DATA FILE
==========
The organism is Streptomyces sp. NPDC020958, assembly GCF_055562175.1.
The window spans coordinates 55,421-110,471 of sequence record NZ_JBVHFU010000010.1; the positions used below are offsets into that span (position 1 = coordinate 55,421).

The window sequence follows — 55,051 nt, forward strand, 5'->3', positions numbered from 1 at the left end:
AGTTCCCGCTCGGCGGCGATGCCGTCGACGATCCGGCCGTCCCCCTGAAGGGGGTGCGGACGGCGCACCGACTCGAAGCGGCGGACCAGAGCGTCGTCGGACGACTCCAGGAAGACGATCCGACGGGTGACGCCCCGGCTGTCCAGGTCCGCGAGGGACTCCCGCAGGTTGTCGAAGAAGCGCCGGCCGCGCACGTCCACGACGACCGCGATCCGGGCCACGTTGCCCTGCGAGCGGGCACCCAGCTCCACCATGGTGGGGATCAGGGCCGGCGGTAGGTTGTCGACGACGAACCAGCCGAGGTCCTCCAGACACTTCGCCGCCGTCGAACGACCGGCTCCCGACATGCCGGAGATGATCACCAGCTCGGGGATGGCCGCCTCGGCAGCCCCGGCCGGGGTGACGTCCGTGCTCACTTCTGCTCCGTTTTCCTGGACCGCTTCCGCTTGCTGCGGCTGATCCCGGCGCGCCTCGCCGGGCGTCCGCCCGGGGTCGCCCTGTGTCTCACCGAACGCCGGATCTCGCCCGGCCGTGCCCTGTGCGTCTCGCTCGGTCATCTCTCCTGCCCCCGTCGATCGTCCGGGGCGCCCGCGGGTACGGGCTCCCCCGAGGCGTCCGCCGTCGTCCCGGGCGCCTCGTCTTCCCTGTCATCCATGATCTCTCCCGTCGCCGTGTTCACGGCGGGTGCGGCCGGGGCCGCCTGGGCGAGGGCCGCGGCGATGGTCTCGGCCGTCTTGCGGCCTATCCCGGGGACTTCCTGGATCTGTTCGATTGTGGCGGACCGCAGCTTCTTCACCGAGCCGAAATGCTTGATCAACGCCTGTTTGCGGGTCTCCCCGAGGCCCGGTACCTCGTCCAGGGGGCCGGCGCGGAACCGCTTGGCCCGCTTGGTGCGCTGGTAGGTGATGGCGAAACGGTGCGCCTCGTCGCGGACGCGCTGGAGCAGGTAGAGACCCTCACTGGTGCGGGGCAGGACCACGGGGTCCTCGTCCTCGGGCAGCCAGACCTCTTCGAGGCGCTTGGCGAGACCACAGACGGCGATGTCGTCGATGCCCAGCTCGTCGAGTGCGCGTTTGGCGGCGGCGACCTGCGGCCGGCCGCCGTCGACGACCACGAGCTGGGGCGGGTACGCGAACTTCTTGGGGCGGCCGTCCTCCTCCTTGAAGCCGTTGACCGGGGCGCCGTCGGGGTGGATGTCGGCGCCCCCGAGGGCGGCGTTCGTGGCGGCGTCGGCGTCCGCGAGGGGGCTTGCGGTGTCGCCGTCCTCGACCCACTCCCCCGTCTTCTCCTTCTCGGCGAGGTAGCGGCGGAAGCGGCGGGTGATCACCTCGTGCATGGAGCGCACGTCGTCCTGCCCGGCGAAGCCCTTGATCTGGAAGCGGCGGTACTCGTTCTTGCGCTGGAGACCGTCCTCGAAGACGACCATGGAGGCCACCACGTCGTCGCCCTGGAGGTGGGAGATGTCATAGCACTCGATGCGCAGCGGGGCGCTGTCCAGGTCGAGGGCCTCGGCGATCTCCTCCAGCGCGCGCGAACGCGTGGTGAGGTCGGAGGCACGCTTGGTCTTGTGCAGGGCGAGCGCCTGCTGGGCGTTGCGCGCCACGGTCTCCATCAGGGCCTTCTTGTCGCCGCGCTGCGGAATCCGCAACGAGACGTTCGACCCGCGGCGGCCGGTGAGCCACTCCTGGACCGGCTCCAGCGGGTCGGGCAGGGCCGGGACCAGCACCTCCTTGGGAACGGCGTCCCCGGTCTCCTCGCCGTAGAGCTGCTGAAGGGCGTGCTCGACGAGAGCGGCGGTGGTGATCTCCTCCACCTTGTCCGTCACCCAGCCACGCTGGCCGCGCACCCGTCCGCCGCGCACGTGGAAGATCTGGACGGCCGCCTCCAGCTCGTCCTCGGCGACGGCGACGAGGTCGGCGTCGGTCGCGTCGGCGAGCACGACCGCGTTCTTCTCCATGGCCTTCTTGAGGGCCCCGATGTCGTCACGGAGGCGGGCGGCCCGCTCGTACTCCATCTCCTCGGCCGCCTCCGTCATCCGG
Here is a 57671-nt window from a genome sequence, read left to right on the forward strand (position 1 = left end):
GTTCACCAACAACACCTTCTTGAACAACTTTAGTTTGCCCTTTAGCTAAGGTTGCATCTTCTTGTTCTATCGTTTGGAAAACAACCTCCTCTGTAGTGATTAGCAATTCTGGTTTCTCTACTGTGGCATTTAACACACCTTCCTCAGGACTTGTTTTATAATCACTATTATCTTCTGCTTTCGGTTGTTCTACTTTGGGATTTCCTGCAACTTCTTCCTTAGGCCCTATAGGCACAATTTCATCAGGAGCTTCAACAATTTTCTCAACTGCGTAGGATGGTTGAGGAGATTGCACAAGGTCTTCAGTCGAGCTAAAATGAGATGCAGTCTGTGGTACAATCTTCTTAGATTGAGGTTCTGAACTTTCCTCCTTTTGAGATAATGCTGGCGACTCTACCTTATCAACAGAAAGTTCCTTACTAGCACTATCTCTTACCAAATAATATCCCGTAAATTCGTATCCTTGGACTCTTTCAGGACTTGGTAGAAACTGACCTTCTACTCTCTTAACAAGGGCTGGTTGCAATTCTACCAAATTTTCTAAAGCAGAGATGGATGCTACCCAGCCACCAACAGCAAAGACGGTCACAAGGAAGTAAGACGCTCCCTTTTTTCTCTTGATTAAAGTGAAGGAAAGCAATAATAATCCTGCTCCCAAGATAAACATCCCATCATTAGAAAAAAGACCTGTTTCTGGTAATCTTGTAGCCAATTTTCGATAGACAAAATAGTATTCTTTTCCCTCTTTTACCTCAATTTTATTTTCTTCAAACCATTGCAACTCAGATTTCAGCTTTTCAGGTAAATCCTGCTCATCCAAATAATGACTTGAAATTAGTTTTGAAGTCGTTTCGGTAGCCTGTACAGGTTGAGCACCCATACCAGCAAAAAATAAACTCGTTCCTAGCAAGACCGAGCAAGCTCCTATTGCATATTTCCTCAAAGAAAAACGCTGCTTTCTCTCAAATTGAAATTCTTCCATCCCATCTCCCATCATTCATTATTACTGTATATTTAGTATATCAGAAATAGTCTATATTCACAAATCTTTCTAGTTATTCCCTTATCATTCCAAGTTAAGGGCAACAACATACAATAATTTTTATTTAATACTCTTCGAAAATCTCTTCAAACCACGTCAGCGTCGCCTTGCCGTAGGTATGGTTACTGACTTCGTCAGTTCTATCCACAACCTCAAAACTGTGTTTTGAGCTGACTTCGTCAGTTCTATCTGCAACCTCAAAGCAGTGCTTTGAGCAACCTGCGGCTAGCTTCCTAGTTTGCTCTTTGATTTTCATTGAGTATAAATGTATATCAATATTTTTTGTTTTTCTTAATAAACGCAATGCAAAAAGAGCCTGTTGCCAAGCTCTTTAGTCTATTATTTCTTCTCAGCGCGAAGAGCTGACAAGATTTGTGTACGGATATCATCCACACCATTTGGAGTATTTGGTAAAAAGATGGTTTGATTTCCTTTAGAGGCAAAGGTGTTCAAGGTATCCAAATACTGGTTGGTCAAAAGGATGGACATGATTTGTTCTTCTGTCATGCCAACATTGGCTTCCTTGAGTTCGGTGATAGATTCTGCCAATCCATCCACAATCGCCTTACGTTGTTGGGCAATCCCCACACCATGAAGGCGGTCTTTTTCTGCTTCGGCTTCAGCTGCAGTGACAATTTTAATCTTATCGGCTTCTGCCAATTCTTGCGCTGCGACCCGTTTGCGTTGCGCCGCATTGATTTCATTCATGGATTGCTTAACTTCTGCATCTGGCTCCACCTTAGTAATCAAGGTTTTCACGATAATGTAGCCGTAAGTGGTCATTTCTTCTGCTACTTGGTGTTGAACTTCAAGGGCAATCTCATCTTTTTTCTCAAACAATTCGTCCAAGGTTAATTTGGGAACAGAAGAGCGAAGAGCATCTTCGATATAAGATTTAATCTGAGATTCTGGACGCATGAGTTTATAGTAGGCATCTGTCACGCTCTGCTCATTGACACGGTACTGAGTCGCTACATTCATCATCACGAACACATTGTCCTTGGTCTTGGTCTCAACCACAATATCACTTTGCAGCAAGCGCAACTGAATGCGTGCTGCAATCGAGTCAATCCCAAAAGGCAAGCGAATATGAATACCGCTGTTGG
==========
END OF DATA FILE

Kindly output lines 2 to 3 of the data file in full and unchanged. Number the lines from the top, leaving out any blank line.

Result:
The window spans coordinates 55,421-110,471 of sequence record NZ_JBVHFU010000010.1; the positions used below are offsets into that span (position 1 = coordinate 55,421).

The window sequence follows — 55,051 nt, forward strand, 5'->3', positions numbered from 1 at the left end: